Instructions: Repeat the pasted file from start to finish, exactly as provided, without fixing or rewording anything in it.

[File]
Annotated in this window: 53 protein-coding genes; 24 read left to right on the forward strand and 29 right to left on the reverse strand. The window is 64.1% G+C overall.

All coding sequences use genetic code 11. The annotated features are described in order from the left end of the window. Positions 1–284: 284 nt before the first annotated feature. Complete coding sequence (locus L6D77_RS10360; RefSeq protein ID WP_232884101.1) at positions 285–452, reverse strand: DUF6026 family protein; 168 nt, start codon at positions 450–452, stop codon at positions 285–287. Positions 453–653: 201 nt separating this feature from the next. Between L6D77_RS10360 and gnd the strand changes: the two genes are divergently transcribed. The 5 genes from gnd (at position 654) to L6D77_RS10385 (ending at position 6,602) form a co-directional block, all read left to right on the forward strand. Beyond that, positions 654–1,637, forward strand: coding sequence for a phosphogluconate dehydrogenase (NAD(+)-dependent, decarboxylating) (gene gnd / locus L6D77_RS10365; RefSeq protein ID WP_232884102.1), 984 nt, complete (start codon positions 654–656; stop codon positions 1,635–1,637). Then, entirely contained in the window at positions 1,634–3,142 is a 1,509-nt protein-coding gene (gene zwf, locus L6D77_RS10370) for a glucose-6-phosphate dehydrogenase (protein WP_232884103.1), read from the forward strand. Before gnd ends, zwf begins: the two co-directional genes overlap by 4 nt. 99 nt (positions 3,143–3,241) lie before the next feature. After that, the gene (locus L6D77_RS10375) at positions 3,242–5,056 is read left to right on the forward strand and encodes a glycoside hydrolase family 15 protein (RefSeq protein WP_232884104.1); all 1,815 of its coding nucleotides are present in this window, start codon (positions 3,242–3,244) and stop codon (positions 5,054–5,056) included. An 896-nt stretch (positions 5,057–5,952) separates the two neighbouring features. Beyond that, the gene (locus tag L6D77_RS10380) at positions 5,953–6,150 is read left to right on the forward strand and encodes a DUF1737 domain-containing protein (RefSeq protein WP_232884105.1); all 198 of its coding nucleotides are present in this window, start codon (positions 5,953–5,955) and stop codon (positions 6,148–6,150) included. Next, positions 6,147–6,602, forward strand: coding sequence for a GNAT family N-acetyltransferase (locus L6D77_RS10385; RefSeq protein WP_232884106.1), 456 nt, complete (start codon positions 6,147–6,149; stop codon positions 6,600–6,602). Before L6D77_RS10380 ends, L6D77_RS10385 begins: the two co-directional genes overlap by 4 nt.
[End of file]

Annotated in this window: 53 protein-coding genes; 24 read left to right on the forward strand and 29 right to left on the reverse strand. The window is 64.1% G+C overall.

All coding sequences use genetic code 11. The annotated features are described in order from the left end of the window. Positions 1–284: 284 nt before the first annotated feature. Complete coding sequence (locus L6D77_RS10360; RefSeq protein ID WP_232884101.1) at positions 285–452, reverse strand: DUF6026 family protein; 168 nt, start codon at positions 450–452, stop codon at positions 285–287. Positions 453–653: 201 nt separating this feature from the next. Between L6D77_RS10360 and gnd the strand changes: the two genes are divergently transcribed. The 5 genes from gnd (at position 654) to L6D77_RS10385 (ending at position 6,602) form a co-directional block, all read left to right on the forward strand. Beyond that, positions 654–1,637, forward strand: coding sequence for a phosphogluconate dehydrogenase (NAD(+)-dependent, decarboxylating) (gene gnd / locus L6D77_RS10365; RefSeq protein ID WP_232884102.1), 984 nt, complete (start codon positions 654–656; stop codon positions 1,635–1,637). Then, entirely contained in the window at positions 1,634–3,142 is a 1,509-nt protein-coding gene (gene zwf, locus L6D77_RS10370) for a glucose-6-phosphate dehydrogenase (protein WP_232884103.1), read from the forward strand. Before gnd ends, zwf begins: the two co-directional genes overlap by 4 nt. 99 nt (positions 3,143–3,241) lie before the next feature. After that, the gene (locus L6D77_RS10375) at positions 3,242–5,056 is read left to right on the forward strand and encodes a glycoside hydrolase family 15 protein (RefSeq protein WP_232884104.1); all 1,815 of its coding nucleotides are present in this window, start codon (positions 3,242–3,244) and stop codon (positions 5,054–5,056) included. An 896-nt stretch (positions 5,057–5,952) separates the two neighbouring features. Beyond that, the gene (locus tag L6D77_RS10380) at positions 5,953–6,150 is read left to right on the forward strand and encodes a DUF1737 domain-containing protein (RefSeq protein WP_232884105.1); all 198 of its coding nucleotides are present in this window, start codon (positions 5,953–5,955) and stop codon (positions 6,148–6,150) included. Next, positions 6,147–6,602, forward strand: coding sequence for a GNAT family N-acetyltransferase (locus L6D77_RS10385; RefSeq protein WP_232884106.1), 456 nt, complete (start codon positions 6,147–6,149; stop codon positions 6,600–6,602). Before L6D77_RS10380 ends, L6D77_RS10385 begins: the two co-directional genes overlap by 4 nt.